Beer Review 0048: North Coast Old Stock Ale 2011

Old Stock Ale, the 2011 vintage, comes to us from North Coast Brewing, located in Fort Bragg, California. This beer is different from the majority of brews featured on this website in the fact that it can be cellared and aged — each year, a new vintage is released and you are encouraged to buy at least two bottles, one to enjoy in the present, and one to “lay down” for as long as you’d like for future tasting.

First, about the brewery: North Coast opened in 1988, founded by Mark Reudrich (his signature is scrawled across the label of Old Stock Ale) and quickly developed a staunch reputation for quality. Beers from North Coast have won over 70 awards in international competition. The brand features a core line, a California ale line, and “ultra premium” offerings, which is where Old Stock Ale fits in. I have reviewed one North Coast offering before, Old Rasputin, which I gave 92 points.

Released yearly, Old Stock Ale is an example of an old ale, which is a highly complex and full-bodied malt drink. As mentioned earlier, this beer has a high alcohol by volume content (11.9% ABV for 2011 — it may vary depending upon year) and is suitable for aging. Now, that is probably enough fodder for an entire article unto itself, but aging beer is about like aging wine, minus the bottles being stored on their side (store beer upright). If you have a beer suitable for aging, keep it in the coolest part of your house away from light and you should be good to go. It doesn’t have to be complicated and you don’t need a special cellar.

So what can you expect after you age a beer? Expect the flavors to mellow and blend into each other. It most always is a good thing; beers become more complex and smoother with age, sometimes creating something radically different from when you first sampled. Which is why, if you have an age-worthy beer, you buy a bottle to try immediately so you can get a flavor baseline.

A couple of notes about how this beer review differs from all my other reviews: As you can see, I used a wine glass instead of my regular mug. This is because since Old Stock Ale is so high in ABV, only pouring half the beer into the wine glass paces myself for responsible drinking. I should also note that I allowed this beer to warm up for thirty minutes prior to drinking.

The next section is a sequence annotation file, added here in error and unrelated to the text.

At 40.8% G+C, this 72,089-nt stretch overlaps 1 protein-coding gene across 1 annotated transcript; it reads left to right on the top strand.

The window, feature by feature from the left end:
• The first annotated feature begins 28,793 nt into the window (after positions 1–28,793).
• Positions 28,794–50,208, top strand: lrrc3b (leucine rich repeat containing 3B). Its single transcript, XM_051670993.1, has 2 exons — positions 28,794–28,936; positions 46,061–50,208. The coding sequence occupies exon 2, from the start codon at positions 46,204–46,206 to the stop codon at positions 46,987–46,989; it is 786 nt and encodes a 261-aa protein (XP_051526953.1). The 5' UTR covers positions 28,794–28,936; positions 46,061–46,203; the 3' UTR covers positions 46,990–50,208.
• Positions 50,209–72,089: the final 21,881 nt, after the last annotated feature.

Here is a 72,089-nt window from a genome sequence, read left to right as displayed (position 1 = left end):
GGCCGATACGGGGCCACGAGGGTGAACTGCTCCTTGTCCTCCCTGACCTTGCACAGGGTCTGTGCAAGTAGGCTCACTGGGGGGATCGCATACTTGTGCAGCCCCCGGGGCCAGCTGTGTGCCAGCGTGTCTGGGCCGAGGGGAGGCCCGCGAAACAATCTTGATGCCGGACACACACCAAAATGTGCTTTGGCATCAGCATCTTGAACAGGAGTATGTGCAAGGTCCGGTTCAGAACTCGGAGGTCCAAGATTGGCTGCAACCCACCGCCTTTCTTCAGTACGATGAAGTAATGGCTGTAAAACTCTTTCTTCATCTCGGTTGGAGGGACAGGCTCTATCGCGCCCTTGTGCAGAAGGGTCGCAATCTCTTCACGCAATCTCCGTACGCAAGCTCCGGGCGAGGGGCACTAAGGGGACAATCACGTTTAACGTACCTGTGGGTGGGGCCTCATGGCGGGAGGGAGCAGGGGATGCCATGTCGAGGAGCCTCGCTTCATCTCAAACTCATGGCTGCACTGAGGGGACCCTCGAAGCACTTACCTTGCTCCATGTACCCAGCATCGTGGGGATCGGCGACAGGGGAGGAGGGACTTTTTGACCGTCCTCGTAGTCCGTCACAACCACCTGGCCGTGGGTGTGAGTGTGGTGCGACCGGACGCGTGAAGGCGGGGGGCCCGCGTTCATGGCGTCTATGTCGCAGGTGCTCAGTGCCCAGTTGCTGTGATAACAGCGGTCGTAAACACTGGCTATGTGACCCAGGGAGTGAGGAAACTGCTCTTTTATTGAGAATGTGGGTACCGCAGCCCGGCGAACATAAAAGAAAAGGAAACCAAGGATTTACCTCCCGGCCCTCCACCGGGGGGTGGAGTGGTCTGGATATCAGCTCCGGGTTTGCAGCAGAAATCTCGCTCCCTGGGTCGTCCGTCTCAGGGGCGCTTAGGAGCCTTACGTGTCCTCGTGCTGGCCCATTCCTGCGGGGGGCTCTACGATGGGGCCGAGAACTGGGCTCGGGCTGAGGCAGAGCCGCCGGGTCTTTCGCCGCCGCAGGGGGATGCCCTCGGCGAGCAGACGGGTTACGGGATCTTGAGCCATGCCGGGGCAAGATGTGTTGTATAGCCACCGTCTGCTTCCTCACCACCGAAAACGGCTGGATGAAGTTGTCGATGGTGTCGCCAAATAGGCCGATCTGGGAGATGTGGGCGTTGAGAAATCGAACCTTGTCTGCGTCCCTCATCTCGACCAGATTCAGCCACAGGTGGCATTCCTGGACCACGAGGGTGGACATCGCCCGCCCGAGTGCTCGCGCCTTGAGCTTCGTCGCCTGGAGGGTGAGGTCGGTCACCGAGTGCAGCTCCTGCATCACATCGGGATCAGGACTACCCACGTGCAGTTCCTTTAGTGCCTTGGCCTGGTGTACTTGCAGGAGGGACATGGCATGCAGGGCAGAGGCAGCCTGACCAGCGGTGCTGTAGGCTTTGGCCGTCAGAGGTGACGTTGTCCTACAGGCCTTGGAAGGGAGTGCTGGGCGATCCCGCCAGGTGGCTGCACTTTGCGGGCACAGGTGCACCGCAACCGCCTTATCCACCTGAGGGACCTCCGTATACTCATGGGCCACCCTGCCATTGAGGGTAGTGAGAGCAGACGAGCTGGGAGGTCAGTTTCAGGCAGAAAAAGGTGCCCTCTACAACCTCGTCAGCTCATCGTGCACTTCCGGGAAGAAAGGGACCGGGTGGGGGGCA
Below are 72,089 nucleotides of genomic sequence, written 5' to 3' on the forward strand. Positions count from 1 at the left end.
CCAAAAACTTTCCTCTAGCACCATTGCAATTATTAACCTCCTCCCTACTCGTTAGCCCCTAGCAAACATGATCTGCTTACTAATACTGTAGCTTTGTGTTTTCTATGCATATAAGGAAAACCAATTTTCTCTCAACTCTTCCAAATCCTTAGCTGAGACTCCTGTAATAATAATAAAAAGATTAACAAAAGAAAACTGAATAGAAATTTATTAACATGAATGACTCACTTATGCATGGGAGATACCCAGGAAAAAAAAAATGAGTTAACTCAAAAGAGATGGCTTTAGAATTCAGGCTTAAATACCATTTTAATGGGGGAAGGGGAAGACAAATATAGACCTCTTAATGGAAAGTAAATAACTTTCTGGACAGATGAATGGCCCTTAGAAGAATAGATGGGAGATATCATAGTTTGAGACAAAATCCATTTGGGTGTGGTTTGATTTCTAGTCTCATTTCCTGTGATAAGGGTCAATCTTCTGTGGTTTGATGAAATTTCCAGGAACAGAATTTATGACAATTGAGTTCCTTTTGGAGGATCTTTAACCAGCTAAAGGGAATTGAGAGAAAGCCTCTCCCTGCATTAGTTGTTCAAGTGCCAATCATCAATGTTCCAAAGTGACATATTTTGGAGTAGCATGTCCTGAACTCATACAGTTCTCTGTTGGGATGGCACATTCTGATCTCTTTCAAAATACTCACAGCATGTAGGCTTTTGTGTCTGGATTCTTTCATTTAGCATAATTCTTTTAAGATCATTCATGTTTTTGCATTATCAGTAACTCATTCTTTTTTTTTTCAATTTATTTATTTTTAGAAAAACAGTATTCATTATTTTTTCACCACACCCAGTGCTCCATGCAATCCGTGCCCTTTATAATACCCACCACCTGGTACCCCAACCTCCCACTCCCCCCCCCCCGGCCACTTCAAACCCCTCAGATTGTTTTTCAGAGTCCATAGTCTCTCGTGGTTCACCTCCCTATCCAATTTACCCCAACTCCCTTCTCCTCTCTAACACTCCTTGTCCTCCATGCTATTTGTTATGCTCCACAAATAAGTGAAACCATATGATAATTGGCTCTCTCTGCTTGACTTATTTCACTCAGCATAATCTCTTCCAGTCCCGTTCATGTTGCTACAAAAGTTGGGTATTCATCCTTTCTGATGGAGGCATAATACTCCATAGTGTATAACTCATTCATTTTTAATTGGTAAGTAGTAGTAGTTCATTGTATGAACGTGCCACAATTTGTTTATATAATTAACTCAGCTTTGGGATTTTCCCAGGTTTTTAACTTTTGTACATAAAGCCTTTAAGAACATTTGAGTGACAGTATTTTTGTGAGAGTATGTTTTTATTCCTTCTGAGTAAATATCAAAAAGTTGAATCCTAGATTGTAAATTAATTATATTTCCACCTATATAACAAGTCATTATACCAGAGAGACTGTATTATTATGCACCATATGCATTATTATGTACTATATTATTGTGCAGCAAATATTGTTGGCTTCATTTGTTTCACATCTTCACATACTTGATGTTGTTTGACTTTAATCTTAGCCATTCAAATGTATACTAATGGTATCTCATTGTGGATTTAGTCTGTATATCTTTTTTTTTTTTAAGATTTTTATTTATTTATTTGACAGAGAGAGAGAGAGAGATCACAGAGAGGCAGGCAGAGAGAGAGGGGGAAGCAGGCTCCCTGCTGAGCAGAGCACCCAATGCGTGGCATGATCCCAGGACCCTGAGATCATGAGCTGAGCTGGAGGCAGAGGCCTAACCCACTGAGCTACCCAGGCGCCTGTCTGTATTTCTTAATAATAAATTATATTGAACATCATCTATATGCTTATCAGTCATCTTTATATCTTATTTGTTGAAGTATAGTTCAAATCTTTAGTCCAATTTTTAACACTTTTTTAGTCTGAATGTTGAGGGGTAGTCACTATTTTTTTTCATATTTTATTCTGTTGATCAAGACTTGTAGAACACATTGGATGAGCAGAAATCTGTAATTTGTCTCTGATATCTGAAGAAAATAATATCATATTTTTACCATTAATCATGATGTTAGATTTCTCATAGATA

The pour yielded no head, just an ultra-fizzy cover that faded quickly, like soda pop. The liquid itself was a beautiful deep ruby red, clear with no particles or sediment. There was no lacing to speak of, and immediately after the pour, there were columns of bubbles rising to the surface. These disappeared about five minutes after release from bottle.

Aromatics took a turn to where many high alcohol beers do: medicinal. There were prominent cherries, but mixed with the extreme alcohol, it unfortunately turned Nyquil-ish. But there are also some good things to point out, particularly the note of caramel present, and a slight coffee scent. There’s also plenty of dark fruits like fig and prune, very reminiscent of port. But the cherry medicine-like scent was too prominent, making this a turn-off for the nose.

The taste reveals a bouquet of rich dark fruits, very sticky sugar, some hazelnut and toffee. The finish gives a huge alcohol kick, which warms the entire body and makes the drink worth the price of admission. The texture isn’t exactly thick (although I circled it on my review sheet) as it is sugary sticky; I just used ‘thick’ as a descriptor for how sticky this beer is.

The final verdict is this: If you have a bottle of 2011 Old Stock Ale, you’d probably be wise to sit on it. Some age would probably do this beer good, particularly with the medicinal aroma. The flavors, while complex, play off like there is more to be revealed.

It’s a good tasting beer to my palate already, but with time these rough and dodgy edges will probably smooth.

North Coast Old Stock Ale 2011, 78 points. Price: $3.49 US for one twelve ounce bottle.

Some might ask, why bother if you have to wait for the beer to age for it to be at its best? Well, patience is often rewarded. Try it.

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